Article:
Analysis of the carbohydrate components of glycosylphosphatidylinositol structures using fluorescent labeling

Nicole Zitzmann, Michael A. J. Ferguson

    Research output: Chapter in Book/Report/Conference proceedingChapter (peer-reviewed)

    9 Citations (Scopus)


    Glycosylphosphatidylinositols (GPIs) are a family of structures that contain the structural motif: Mana1-4GlcNH2a1-6myo-Inositol-1-PO4-lipid. This common substructure suggests that this family of molecules is biosynthetically related, and it differentiates them from other glycosylated phosphoinositides, such as the glycosylated phosphatidylinositols of mycobacteria and the glycosylated inositol phosphoceramides of yeasts and plants. The GPI family can be conveniently divided into two groups, based on structural homology and function. The first group (1–34) is the membrane protein anchors (Fig. 1) which are found covalently linked to the C-termini of a wide variety of externally disposed plasma-membrane proteins throughout the eukaryotes. These GPI anchors afford a stable attachment of proteins to the membrane, and can be viewed as an alternative mechanism of membrane attachment to a singlepass hydrophobic transmembrane peptide domain. For recent reviews of GPI anchor structure, biosynthesis, and function, see refs. 35–40. The second group of GPI structures have only been found in protozoan organisms. These molecules exist as free glycophospholipids, such as the glycoinositol phospholipids (GIPLs) of the Leishmania, Trypanosoma cruzi, Leptomonas, Herpetomonas, Phytomonas, and Toxoplasma (35,41–45), or are attached to phosphorylated repeating units, as in the lipophosphoglycans (LPGs) of the Leishmania (35,46). This chapter describes protocols specifically designed to analyze the carbohydrate components of protein-linked GPI anchors, although they are also applicable to the GIPLs and, to some extent, the LPGs.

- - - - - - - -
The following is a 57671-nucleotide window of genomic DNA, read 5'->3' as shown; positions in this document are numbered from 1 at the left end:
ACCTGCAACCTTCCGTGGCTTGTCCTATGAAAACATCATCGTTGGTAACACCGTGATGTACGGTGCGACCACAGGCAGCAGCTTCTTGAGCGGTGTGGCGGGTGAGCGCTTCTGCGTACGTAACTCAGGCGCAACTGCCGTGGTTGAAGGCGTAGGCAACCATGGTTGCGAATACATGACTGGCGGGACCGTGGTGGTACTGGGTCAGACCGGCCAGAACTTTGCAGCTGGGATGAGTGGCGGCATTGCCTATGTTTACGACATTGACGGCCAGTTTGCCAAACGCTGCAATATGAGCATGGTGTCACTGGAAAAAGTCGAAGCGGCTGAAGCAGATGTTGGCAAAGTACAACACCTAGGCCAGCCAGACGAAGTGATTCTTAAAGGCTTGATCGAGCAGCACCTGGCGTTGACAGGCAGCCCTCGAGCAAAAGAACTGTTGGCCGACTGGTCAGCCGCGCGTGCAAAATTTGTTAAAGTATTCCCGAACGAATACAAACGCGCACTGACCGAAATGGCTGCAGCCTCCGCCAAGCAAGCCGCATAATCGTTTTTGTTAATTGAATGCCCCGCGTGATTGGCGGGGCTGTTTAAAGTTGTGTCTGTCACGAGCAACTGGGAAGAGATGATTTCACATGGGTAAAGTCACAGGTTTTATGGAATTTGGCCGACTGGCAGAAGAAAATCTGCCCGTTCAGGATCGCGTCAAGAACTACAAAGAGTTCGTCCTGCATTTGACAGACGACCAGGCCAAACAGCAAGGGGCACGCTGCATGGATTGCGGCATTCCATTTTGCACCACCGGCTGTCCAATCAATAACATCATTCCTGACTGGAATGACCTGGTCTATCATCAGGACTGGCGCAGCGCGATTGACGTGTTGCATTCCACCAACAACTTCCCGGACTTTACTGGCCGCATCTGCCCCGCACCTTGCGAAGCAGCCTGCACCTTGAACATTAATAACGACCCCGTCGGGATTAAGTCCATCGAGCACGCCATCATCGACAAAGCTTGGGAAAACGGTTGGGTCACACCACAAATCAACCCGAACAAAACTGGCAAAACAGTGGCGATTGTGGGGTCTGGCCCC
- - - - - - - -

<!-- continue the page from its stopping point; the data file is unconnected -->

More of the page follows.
Original languageEnglish
    Title of host publicationProtein lipidation protocols
    EditorsMichael H. Gelb
    Place of PublicationTotowa
    PublisherHumana Press
    Number of pages17
    ISBN (Electronic)9781592592647
    ISBN (Print)9780896035348
    Publication statusPublished - 1999

    Publication series

    NameMethods in Molecular Biology
    PublisherHumana Press
    ISSN (Print)1064-3745


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